Students Favor Religion Over Studies

Blocking Group of Eight Mormons Will Spend Time as Missionaries

For a handful of rising sophomores, religion will outrank randomization as the main housing issue for the next two years.

Eight Mormon first-years, who comprise a blocking group recently assigned to Adams House, will all put off their Harvard education for two years to go on proselytizing missions for the Church of Latter Day Saints.

While the rest of their classmates focus on passing sophomore tutorials and writing junior papers, this blocking group will be "spreading the word of the religion" and "trying to bring the Gospel into areas it hasn't been before," according to Michael E. Rich '99.

The eight students who will proselytize in locations across the globe are Jonathan G. Brinton, Olen J. Redhair, Russell G. Ross, James H. Gallafent, Kent M. Walther, Israel I. De Anda, Wells I. Mangrum and Rich.

Brinton will go to the Ukraine, Ross heads off to London, Gallafent to Geneva and Rich to Warsaw. The other four have yet to be informed of their destinations.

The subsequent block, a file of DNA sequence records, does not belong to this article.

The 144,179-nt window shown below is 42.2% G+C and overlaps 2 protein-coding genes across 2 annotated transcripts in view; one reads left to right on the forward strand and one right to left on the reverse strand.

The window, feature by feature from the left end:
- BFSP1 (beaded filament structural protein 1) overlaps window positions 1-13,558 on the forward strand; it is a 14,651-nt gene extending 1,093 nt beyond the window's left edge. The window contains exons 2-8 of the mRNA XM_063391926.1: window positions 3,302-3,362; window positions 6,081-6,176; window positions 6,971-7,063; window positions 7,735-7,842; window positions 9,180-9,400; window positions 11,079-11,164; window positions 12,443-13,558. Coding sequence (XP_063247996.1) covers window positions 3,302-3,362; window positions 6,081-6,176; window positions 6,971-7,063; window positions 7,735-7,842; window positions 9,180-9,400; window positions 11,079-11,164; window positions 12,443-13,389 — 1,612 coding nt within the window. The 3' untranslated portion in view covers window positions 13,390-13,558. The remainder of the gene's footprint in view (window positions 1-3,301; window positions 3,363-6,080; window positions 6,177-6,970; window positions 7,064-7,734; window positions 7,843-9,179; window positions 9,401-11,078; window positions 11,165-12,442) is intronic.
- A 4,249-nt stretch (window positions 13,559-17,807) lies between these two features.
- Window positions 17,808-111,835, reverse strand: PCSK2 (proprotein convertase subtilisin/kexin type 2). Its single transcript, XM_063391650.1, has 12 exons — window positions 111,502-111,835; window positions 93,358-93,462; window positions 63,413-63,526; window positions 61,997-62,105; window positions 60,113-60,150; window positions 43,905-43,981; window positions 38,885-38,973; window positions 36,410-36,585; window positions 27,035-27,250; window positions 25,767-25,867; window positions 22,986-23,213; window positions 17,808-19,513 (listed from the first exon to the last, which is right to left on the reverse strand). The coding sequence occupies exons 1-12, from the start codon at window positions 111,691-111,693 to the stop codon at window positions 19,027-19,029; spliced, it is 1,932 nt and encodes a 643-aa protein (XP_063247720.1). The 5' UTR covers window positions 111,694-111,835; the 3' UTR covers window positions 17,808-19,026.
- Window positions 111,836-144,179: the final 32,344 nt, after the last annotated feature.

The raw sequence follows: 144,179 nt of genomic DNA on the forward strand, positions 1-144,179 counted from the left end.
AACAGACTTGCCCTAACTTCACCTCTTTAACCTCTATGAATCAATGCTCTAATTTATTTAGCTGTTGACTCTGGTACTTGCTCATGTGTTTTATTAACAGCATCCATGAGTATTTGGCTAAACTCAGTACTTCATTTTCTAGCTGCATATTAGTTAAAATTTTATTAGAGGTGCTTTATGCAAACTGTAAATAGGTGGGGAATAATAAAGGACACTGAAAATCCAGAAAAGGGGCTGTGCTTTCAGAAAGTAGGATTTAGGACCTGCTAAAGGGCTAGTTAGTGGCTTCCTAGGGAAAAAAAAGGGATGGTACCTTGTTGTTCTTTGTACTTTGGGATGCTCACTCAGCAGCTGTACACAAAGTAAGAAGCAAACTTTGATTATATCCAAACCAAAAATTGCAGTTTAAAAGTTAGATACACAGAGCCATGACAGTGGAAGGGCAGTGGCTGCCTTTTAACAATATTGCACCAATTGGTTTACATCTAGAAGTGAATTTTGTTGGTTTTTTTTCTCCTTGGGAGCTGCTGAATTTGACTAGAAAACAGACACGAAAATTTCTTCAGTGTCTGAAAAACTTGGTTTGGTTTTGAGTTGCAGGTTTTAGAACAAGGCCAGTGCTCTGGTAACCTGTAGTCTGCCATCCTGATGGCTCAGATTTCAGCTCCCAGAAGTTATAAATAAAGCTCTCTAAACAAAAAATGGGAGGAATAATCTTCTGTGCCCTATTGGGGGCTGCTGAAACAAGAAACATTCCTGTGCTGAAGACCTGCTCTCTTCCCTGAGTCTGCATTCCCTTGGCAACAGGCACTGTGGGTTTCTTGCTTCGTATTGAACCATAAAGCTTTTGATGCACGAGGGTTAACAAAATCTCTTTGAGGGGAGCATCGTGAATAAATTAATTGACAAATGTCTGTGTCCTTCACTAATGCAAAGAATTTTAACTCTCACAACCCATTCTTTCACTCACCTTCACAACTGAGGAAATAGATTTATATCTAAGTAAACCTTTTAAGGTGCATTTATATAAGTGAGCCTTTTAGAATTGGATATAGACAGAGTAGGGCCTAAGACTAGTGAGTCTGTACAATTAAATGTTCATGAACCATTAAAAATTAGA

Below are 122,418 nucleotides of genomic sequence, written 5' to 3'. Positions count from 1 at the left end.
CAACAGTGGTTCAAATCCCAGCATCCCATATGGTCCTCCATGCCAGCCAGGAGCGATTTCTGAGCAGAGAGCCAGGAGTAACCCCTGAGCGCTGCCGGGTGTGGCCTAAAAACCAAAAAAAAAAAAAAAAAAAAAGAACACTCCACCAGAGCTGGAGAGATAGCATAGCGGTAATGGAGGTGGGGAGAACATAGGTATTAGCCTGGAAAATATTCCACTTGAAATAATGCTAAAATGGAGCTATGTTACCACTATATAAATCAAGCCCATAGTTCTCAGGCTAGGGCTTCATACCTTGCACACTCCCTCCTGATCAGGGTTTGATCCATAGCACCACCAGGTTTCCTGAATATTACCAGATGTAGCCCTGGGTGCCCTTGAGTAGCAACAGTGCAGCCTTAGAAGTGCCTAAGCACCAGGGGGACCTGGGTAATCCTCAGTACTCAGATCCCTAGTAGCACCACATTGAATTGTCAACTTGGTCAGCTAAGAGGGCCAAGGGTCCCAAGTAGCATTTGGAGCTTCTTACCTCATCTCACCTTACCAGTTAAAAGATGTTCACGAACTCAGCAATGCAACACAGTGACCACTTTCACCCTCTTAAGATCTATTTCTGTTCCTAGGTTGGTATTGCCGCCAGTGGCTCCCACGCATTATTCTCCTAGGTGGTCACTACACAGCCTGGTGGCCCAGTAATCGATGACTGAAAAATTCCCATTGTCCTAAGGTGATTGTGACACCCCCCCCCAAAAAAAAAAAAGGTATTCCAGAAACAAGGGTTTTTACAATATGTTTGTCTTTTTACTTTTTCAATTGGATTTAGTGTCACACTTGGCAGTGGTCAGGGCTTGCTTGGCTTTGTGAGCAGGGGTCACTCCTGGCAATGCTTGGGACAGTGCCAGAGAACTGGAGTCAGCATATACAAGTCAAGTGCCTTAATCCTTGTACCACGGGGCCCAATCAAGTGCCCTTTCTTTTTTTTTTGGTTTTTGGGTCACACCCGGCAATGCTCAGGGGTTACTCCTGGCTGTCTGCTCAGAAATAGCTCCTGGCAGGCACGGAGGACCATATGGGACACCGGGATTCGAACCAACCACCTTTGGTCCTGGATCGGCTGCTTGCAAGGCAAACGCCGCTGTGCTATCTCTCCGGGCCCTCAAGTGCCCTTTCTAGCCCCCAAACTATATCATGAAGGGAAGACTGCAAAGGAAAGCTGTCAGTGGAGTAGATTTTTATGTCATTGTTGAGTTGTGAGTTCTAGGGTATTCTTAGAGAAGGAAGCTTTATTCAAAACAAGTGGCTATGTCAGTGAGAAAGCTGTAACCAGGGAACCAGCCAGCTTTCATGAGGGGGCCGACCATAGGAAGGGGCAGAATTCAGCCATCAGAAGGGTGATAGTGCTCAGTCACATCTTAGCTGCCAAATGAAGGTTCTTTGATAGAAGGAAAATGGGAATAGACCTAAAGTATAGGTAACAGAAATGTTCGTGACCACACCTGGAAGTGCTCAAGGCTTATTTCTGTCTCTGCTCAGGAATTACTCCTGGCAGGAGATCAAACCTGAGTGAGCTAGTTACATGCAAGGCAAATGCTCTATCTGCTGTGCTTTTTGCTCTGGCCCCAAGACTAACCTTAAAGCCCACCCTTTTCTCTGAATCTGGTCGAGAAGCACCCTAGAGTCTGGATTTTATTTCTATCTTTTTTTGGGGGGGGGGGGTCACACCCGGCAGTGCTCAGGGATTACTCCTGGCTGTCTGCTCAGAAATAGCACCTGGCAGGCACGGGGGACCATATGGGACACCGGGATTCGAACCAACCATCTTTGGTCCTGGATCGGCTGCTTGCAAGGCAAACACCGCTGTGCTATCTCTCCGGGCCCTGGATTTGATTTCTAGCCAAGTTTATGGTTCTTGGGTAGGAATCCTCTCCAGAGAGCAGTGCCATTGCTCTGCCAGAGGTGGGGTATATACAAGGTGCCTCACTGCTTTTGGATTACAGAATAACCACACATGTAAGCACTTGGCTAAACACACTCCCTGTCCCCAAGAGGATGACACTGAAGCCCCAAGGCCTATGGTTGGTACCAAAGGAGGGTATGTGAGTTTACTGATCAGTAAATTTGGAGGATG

The blocking group came about as the result of convenience and camaraderie.

"It just seemed a lot easier to room with these guys, knowing that I'd have the same roommates for three years....Plus, they're great guys," Rich said.

"We considered the fact the we'd be missing out on two years with any other group," said Redhair.

Jai L. Nair '99 opted not to join the Mormon blocking group and instead will take his chances with falling two years behind his blockmates.

"It's going to be a little bit different because they'll all be seniors, but it will all turn out fine," he said.

"During a year of living in Mather, I'm sure I'll meet enough people that I'll want to stay there. I'm not concerned."

When the Mormon students return to Harvard in two years, they will enter a housing system which has been fully randomized.

While the culture of Adams House might seem to conflict with the strict moral code followed by Mormons, Rich said that randomization has made that a "non-factor."

But Rich, who comes from Salt Lake City, said he would have been ready for anything.

"That's why I came to Harvard to get a different taste. I would have wel- different lifestyles of people."

Brinton, also from Salt Lake City, seemed to echo Rich's feelings.

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